When I first met Robert Parker in the late 1970’s just he was beginning to publish the Wine Advocate, I thought he was a nice chap, yet I took an immediate disliking to his 100-point ratings system, the publication’s calling card. The implication was that Parker, and subsequent 100-point raters, could take something subjective and personal and pretend it could be judged objectively, even scientifically.
My dislike was well-founded. The points system has, over and over, proven to be a philosophical sham. Take the rate-athon that happens during the annual Bordeaux en primeur barrel tastings, where the numbers given to the same bottle may vary by as much as three to five points from one professional rater to another. I even doubt that most reviewers could come up with the exact rating of a wine from one day to the next.
That said, awarding wines rating points has been the greatest thing that’s happened to the wine industry since the ancients started using sulfur dioxide as a preservative – and just as controversial.
How scores changed the market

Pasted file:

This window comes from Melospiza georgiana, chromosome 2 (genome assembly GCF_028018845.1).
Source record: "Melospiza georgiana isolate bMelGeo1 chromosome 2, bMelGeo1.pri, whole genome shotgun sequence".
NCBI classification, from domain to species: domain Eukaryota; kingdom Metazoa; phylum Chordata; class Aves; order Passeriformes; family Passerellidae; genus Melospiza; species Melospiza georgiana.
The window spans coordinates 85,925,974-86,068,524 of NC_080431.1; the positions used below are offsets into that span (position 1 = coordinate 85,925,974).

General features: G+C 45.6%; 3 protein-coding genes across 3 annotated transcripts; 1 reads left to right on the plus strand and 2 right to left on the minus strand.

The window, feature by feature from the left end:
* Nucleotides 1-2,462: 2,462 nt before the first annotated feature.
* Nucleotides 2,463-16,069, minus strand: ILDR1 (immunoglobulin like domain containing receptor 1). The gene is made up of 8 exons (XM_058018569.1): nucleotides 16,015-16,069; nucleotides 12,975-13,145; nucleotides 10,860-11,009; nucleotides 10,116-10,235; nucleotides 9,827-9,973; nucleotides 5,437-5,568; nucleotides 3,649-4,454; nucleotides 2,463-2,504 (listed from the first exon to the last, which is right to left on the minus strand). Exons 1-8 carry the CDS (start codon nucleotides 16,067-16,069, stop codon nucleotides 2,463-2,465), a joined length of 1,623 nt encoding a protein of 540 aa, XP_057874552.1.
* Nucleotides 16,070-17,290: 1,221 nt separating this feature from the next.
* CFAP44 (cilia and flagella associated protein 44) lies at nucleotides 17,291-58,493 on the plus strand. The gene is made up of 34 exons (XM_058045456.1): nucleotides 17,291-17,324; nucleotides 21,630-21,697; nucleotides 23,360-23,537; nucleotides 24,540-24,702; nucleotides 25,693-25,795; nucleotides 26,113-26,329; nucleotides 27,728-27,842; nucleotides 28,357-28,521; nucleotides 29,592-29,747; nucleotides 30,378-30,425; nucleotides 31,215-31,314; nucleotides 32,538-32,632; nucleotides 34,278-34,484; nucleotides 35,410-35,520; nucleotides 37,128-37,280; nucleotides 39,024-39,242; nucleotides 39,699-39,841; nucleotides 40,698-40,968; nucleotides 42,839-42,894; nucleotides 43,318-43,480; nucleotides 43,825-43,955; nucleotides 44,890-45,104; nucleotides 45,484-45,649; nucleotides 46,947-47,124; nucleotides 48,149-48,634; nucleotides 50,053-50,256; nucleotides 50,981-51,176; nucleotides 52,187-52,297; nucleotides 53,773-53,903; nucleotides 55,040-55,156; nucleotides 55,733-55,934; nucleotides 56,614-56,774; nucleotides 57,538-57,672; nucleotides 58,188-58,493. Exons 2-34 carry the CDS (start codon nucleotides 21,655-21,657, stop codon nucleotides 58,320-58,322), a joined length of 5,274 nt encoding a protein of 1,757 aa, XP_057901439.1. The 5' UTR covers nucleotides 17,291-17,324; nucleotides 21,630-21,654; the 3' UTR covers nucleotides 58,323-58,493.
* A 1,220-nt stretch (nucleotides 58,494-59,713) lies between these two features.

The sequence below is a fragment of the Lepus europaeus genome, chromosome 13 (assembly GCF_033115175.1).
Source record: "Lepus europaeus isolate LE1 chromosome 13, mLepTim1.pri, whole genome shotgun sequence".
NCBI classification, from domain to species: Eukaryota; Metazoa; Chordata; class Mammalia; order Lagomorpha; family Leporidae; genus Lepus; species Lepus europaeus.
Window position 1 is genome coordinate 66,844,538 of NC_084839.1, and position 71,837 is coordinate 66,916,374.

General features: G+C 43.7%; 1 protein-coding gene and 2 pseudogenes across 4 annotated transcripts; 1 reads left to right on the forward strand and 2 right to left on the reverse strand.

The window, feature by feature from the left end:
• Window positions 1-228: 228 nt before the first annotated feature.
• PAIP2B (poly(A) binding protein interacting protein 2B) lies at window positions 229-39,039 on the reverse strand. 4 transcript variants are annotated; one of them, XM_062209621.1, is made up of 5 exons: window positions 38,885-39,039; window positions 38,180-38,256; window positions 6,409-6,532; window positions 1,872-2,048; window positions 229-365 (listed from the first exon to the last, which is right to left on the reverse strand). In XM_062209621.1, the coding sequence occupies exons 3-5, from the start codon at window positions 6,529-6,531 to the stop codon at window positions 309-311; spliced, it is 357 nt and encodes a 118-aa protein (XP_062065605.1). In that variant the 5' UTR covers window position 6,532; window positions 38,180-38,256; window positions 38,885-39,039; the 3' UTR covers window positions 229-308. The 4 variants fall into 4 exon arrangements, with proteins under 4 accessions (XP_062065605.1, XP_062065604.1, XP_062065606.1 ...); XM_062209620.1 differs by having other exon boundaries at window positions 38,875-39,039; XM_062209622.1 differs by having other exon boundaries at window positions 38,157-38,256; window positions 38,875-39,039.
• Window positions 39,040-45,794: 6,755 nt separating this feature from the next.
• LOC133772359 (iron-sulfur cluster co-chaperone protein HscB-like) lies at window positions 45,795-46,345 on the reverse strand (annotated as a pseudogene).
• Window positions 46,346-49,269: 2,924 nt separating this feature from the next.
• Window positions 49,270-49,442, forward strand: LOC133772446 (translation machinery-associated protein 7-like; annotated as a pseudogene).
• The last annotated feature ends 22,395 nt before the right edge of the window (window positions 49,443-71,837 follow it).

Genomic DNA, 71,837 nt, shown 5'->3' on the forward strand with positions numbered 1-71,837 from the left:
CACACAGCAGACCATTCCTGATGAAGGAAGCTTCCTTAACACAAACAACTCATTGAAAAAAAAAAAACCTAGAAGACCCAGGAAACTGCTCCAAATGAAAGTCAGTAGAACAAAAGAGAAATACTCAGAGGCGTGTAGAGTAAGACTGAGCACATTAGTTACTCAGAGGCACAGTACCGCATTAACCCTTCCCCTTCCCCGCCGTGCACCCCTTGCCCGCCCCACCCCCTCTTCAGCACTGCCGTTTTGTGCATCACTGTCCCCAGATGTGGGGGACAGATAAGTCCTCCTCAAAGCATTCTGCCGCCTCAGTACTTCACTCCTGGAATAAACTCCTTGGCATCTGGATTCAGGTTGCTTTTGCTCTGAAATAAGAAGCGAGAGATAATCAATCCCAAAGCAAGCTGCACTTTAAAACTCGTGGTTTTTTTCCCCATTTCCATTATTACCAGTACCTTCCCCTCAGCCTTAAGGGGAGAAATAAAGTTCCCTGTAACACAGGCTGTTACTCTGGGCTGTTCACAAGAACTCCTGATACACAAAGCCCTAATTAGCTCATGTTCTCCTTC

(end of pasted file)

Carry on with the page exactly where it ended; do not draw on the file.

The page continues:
Simply put, ratings points were the prime reason consumer interest in wine, especially in the United States, exploded during the last 25 years of the 20th Century. However much professionals hated them, ratings provided the framework by which both trade and consumers could have a conversation about their thoughts and preferences on styles as well as individual bottles. Those who wanted guidance now had a system to follow, and those of us with independent palates had something to rail against whenever we felt combative.
Before Parker, the United States was then the China of the wine marketing world – all this growth potential just waiting to be tapped. Away from the urban centers, beverage stores sold beer and spirits with a few shelves of wine, mostly sweet and fruity ones produced in New York and California with such misleading names as ‘Burgundy’, ‘Rhine’ and ‘Claret’. While wine consumption had been growing slowly for years, by 1975 it was still at only 1.71 gallons (6.47L) per person with total American annual consumption at 368m gallons.
Ten years later, in 1985, total annual consumption in America had grown 58% to 580m gallons, and per capita consumption stood at 2.43 gallons, a 42% leap. People were not only drinking more wine, more people were drinking wine. Today, total American consumption is lapping at almost a billion gallons.
Trying to prove cause and effect is tricky, but it is interesting to observe that both the Wine Advocate and the Wine Spectator began publication in 1978 and 1976 respectively. Those of us who were around in the late 1970’s and early ‘80’s well remember Saturday mornings at our local wine shops. Businessmen untethered for the weekend would descend like voracious locusts, their ratings cheat sheets in one hand, elbowing their way among the racks in search of the latest prizes just stocked before they sold out.